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Super Mario Bros. Wonder is Nintendo’s Mickey moment

Is the Switch’s new Mario game a reboot, a remake, or something else entirely?

An old Mario runs alongside the new Mario design from Super Mario Bros. Wonder Image composition: Chris Plante/Polygon | Source images: Nintendo EPD/Nintendo
Chris Plante co-founded Polygon in 2012 and is now editor-in-chief. He co-hosts The Besties, is a board member of the Frida Cinema, and created NYU’s first games journalism course.

Since Nintendo announced Super Mario Bros. Wonder, I’ve wondered, Why now? Why change Mario?

Earlier in October, Nintendo quietly tweaked the box art for its upcoming Princess Peach game to give the Mushroom Kingdom monarch a new face closer to her Hollywood-friendly nip-tuck from The Super Mario Bros. Movie. The decision might tempt longtime Nintendo fans to compare the changes in Super Mario Bros. Wonder to the recent ultra-successful animated film. And that’s fair, to a point. As you hop about the Flower Kingdom, Wonder’s colors have so much contrast they practically glow, eerily similar to Illumination’s house style. The game may also recall Nintendo’s collaboration with Ubisoft on the Mario + Rabbids games. The pair of strategy games broke from decades of meticulous IP consistency, giving Mario a gun and partnering him with googly-eyed rabbits that communicate via bloodcurdling warbles.

I’m hesitant to give too much credit to either in influencing Wonder. Video games take years to create and the astonishing success of the Mario film is, comparably, a recent phenomenon. And Mario + Rabbids is Mario with guns and Wallace and Gromit humor. A traditional Mario game it is not.

To grok what Nintendo could accomplish with Wonder, you should consider its closest contemporary: Disney.

The player selects Mario in Super Mario Bros. Wonder Image: Nintendo EPD/Nintendo via Polygon

In the late 20th century and into the 21st, Disney expanded beyond Mickey, to the point the mouse and his compatriots became icons rather than the pieces of a story. You might see Minnie Mouse on a Swatch or in Mickey and the Roadster Racers, but the biggest Disney films were reserved for new princesses and Pixar cuties.

Then came The Wonderful World of Mickey Mouse, a manic, grotesque, and surprising riff on the mouse that had more in common with Adult Swim than Saturday morning cartoons. The series began in 2013 as YouTube shorts and concluded this summer after two lengthy seasons on Disney Plus, a handful of specials, an Emmy win, and a ride at both Disney World and Disneyland.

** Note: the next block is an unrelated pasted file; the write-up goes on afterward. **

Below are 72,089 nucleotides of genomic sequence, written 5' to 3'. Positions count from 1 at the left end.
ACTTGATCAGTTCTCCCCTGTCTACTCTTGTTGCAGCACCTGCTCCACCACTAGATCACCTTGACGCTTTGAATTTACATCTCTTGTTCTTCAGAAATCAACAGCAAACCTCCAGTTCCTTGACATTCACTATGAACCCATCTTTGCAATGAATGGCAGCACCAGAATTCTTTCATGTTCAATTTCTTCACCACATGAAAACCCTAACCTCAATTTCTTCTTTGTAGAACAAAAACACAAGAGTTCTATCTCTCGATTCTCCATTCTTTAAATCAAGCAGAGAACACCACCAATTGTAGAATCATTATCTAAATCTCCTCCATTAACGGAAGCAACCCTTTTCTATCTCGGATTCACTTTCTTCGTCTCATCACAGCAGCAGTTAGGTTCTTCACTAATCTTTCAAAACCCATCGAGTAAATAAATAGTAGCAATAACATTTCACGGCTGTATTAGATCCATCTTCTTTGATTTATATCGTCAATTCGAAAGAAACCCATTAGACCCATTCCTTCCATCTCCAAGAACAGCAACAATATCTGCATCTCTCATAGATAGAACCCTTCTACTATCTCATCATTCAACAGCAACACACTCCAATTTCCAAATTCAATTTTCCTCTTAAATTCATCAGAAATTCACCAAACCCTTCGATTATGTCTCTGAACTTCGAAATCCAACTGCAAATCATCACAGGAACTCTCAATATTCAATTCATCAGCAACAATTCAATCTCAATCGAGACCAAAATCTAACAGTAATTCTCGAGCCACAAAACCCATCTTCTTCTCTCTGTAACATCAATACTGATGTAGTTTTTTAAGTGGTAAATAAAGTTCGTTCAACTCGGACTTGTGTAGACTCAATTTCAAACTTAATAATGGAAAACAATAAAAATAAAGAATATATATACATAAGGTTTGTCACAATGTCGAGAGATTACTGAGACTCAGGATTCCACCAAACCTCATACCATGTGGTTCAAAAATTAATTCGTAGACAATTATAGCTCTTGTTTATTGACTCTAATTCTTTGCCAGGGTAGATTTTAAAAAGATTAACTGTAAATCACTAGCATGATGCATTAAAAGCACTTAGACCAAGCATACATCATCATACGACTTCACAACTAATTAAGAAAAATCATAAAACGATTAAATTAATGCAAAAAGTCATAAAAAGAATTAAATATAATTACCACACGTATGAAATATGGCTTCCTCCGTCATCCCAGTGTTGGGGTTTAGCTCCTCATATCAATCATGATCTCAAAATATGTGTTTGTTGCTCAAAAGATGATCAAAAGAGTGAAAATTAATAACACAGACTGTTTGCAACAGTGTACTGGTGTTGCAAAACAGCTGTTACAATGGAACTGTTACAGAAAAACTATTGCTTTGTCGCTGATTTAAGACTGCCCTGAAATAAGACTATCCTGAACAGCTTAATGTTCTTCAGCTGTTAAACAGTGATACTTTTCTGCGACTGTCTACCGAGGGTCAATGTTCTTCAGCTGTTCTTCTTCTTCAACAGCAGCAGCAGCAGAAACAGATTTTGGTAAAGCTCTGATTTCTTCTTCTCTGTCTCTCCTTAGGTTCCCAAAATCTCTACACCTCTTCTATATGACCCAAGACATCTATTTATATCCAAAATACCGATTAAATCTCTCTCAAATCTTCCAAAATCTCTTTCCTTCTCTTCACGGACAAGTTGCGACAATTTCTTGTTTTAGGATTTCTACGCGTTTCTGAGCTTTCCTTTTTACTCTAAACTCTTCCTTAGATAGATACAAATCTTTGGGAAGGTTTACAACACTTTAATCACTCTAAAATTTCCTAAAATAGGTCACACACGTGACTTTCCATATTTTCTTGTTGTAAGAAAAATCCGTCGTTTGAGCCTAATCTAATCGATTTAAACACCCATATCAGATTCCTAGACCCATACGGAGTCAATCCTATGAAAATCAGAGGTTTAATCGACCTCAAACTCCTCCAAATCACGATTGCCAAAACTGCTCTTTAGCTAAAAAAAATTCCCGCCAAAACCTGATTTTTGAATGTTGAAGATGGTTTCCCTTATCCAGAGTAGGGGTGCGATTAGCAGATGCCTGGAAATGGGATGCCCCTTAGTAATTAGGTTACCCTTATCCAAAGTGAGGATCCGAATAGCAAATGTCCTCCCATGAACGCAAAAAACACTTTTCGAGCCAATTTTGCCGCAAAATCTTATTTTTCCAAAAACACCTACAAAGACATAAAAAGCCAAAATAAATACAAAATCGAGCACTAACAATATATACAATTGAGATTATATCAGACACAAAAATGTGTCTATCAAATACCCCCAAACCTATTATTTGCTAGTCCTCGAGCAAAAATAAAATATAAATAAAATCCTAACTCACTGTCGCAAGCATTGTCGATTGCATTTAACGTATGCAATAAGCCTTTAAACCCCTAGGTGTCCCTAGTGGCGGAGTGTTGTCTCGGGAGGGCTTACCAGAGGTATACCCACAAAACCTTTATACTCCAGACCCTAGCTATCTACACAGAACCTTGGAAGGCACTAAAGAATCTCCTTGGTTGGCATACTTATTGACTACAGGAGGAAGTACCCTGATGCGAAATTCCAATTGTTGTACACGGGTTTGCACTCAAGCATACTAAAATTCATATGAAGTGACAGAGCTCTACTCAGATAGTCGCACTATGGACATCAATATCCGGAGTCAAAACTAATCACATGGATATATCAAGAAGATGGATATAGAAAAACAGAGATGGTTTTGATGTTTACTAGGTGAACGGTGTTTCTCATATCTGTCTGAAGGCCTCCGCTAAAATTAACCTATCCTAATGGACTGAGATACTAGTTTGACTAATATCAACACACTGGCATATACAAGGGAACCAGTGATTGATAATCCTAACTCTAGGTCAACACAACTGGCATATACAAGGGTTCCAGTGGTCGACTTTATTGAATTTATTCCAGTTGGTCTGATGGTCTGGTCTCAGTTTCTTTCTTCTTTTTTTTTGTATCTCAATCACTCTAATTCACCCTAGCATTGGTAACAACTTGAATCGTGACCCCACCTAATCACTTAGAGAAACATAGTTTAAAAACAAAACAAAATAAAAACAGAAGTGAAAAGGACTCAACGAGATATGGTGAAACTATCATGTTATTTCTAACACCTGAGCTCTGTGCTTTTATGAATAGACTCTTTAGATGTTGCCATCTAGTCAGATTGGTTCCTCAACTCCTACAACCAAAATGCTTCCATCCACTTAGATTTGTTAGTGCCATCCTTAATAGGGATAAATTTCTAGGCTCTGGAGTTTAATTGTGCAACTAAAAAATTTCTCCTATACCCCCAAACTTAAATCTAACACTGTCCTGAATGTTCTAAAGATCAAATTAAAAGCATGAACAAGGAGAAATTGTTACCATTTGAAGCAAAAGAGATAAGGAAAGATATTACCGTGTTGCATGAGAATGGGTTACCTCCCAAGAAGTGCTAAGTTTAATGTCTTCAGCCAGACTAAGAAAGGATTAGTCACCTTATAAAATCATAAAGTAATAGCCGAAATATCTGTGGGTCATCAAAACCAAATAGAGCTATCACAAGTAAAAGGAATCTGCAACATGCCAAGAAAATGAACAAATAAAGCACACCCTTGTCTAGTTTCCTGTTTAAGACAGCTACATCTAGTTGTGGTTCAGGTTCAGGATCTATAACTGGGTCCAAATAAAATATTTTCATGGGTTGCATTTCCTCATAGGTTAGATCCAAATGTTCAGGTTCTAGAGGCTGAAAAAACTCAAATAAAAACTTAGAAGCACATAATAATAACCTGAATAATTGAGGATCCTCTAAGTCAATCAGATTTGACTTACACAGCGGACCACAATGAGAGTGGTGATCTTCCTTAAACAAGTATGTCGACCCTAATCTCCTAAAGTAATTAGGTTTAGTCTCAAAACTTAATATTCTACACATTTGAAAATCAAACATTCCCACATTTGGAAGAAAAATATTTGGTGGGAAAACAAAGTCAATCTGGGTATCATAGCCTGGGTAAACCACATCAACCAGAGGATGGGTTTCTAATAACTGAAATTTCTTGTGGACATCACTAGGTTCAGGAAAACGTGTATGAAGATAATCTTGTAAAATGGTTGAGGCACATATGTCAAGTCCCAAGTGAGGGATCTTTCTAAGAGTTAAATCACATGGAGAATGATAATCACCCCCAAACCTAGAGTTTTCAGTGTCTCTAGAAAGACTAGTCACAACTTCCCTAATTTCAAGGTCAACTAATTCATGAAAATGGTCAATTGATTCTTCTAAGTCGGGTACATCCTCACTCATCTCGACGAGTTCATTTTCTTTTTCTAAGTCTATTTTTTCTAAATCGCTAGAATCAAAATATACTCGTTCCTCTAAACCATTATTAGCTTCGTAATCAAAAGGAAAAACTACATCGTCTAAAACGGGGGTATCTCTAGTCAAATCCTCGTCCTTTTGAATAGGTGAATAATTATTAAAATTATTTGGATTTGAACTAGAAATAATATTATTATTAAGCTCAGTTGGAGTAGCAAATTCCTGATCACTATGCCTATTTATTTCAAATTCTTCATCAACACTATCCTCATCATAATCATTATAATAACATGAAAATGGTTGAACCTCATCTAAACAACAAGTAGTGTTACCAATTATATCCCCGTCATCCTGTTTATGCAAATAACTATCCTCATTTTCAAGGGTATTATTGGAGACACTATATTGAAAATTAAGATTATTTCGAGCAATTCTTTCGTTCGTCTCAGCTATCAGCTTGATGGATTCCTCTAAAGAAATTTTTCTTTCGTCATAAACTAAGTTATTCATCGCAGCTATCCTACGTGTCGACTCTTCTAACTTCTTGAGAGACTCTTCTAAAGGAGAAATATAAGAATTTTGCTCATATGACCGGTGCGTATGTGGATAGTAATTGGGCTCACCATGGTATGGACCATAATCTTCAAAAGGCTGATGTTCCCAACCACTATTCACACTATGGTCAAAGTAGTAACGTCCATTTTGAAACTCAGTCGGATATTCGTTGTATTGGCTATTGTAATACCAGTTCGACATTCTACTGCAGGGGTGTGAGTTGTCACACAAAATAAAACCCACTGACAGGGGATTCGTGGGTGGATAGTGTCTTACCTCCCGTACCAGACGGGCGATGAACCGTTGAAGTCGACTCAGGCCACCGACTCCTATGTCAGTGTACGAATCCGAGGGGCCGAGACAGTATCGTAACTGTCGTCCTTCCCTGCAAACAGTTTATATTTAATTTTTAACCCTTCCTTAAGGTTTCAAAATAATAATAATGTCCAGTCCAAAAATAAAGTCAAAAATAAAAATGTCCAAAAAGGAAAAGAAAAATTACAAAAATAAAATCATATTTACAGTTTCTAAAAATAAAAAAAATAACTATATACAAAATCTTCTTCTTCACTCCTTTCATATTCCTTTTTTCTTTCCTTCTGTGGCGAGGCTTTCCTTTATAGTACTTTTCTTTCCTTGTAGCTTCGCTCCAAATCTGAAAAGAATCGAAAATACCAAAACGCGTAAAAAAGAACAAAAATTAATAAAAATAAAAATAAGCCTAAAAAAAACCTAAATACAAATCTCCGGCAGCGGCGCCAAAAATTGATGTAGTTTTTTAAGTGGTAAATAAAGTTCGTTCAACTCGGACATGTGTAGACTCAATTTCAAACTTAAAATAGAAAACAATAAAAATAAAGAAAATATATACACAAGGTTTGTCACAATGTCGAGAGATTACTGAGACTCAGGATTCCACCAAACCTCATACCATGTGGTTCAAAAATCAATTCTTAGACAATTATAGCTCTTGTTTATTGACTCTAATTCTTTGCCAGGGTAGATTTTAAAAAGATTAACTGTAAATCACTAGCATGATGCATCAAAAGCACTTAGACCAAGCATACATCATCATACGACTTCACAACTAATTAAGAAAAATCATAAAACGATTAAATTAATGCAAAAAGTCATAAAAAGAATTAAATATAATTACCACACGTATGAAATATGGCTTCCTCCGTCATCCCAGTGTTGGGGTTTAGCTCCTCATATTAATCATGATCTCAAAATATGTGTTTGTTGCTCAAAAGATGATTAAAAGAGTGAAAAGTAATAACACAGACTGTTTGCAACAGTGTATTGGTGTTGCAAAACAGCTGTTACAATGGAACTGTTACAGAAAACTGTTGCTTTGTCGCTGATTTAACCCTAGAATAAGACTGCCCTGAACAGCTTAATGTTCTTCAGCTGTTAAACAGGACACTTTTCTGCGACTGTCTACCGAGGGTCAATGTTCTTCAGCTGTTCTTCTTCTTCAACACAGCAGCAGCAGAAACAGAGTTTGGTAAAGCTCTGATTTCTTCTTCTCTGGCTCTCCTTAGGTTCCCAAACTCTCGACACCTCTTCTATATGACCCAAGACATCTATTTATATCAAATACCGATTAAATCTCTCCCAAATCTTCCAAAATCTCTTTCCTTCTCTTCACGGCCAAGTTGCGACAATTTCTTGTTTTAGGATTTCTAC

All the while, Disney continued to release its usual flood of traditional Mickey Mouse materials. You could still buy classic Mickey merch, meet the classic Mickey mascot, and watch some truly mind-numbing Mickey children’s television. But you could also watch a Mickey of the moment. Disney had tweaked the iconic mouse with each generation, but as the character approached public domain, it needed to offer something recognizably different — not a new Mickey Mouse, but another Mickey Mouse.

The Wonderful World of Mickey Mouse has offered an alternative for older fans looking for something audacious, and younger fans craving a cartoon more in line with the humor of the present, like Mickey’s decapitated head sewn onto Frankenstein’s monster or any moment in this supercut. Super Mario Bros. Wonder has that same mix of weird, playful, and totally unbothered with IP preciousness. I look forward to Mario fans wrecking TikTok with goofs on Elephant Toad and the piss planet — a golden world in which the rivers appear to be filled with the aftermath of a night of heavy drinking and a morning of dehydration.

Mario glides with his cap toward a flagpole in Super Mario Bros. Wonder. Image: Nintendo EPD/Nintendo via Polygon

Super Mario Bros. Wonder isn’t a remake, nor is it a tweak to the formula like its film or its spinoffs. Wonder is a fork for the series. Like how Wonderful World created another Mickey to live alongside the original, Wonder — with its Flower Kingdom — creates an alternative world to live alongside the Mushroom Kingdom.

We will always have the crisp children’s book aesthetic of Normal Mario, the face of Nintendo. But if we’re lucky, henceforth we’ll also have Bizarro Mario, whose universe looks best under a black light and channels ’60s psychedelia, ’70s disco, the ’80s fixation on amassing wealth, and ’90s Lisa Frank!

Wonder envisions a second Mario, one for this moment: Mario as a maximalist.